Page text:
For most of my working career I have had the privilege of managing managers, owners, middle-managers, and so on. I write that statement tongue-in-cheek, given that I have been a frontline low-level employee throughout the years. I affectionally call myself the Chief-Grunt-in-Charge-of-Nothing. While the managers sometimes run around contradicting each other due to a lack of ability to get on the same page, I correspondingly find myself in the position of managing their expectations, putting up with their scoldings, and generally growing in frustration. It tends to happen in work places where there are more managers than frontline workers. Over the years, however, I have learned to speak up for myself and express my concerns, even my frustration.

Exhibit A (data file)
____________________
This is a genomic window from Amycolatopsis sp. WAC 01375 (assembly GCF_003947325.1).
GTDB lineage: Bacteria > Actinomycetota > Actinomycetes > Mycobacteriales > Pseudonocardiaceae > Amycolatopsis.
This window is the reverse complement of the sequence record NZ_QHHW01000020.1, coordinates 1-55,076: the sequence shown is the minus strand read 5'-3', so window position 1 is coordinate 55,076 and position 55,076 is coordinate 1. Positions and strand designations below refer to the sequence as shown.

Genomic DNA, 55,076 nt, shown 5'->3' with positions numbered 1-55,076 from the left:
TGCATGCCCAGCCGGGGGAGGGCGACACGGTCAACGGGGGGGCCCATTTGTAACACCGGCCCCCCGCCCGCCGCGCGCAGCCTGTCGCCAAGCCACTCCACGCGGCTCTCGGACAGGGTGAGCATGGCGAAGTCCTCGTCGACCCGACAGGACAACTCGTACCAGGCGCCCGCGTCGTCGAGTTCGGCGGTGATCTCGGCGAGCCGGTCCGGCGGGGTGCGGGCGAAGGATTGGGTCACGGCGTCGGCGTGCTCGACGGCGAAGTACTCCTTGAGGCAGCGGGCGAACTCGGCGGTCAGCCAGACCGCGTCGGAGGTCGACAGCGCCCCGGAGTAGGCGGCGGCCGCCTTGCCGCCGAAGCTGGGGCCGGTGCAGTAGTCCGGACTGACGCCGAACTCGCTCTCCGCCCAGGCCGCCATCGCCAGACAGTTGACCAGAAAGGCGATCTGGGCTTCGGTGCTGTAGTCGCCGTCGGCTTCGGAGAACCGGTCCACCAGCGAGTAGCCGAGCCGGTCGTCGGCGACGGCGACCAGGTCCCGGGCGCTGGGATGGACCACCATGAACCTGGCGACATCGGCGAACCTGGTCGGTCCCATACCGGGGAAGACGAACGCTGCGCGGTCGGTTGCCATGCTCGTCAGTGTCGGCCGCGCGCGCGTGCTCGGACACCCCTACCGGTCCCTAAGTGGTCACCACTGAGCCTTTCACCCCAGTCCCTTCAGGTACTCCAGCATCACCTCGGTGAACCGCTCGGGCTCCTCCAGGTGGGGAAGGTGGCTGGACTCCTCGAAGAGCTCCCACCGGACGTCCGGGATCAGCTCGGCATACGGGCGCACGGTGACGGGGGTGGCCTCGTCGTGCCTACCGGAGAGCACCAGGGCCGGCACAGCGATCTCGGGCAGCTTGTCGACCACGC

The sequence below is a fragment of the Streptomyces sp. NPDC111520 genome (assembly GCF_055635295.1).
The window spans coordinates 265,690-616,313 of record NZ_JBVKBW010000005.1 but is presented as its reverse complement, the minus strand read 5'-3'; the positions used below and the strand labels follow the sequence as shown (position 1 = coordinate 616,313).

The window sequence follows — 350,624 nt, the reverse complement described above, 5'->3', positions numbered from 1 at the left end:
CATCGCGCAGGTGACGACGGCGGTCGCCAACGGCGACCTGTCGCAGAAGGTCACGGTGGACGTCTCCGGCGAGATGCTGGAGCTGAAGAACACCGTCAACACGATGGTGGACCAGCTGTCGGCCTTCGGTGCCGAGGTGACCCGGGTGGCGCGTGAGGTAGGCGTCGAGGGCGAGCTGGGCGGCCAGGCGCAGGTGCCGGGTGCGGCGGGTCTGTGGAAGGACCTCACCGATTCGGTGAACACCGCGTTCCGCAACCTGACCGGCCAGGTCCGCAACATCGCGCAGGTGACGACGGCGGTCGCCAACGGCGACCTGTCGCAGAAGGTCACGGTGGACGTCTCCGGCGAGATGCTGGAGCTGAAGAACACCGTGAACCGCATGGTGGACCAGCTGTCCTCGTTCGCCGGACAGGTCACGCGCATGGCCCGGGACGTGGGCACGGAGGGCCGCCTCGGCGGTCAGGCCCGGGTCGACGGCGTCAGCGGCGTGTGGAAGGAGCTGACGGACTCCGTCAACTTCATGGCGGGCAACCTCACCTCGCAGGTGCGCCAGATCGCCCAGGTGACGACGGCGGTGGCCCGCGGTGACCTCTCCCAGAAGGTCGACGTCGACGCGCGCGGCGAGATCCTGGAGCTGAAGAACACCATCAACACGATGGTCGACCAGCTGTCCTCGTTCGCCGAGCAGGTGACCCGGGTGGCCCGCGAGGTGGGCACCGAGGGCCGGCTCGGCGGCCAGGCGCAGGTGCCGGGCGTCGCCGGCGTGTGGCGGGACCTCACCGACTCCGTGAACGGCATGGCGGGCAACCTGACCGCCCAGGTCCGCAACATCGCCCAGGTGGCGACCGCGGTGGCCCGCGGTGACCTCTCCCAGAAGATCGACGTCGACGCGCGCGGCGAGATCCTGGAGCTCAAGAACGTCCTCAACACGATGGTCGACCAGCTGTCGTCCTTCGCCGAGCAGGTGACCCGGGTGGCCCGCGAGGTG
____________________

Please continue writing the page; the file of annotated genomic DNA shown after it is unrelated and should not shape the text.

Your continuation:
Is it any different in the church? Frontline volunteers who help at various levels in our churches can become frustrated with conflicting priorities among pastoral staff and supervisors. Many of them simply will opt out of future involvement rather than continuing to put up with the lack of clarity. Very few will attempt to work through it proactively, helping to improve the situation.
Is your church a safe place for people to express their frustration? Are you a safe person whom they can approach? Or is there a culture of control in the church? Do you get defensive when individuals approach you with their frustrations and concerns?
The answers to these questions may help you to gain insight concerning why some people choose to cease volunteer ministry involvement in your church, rather than working through problems they may be facing.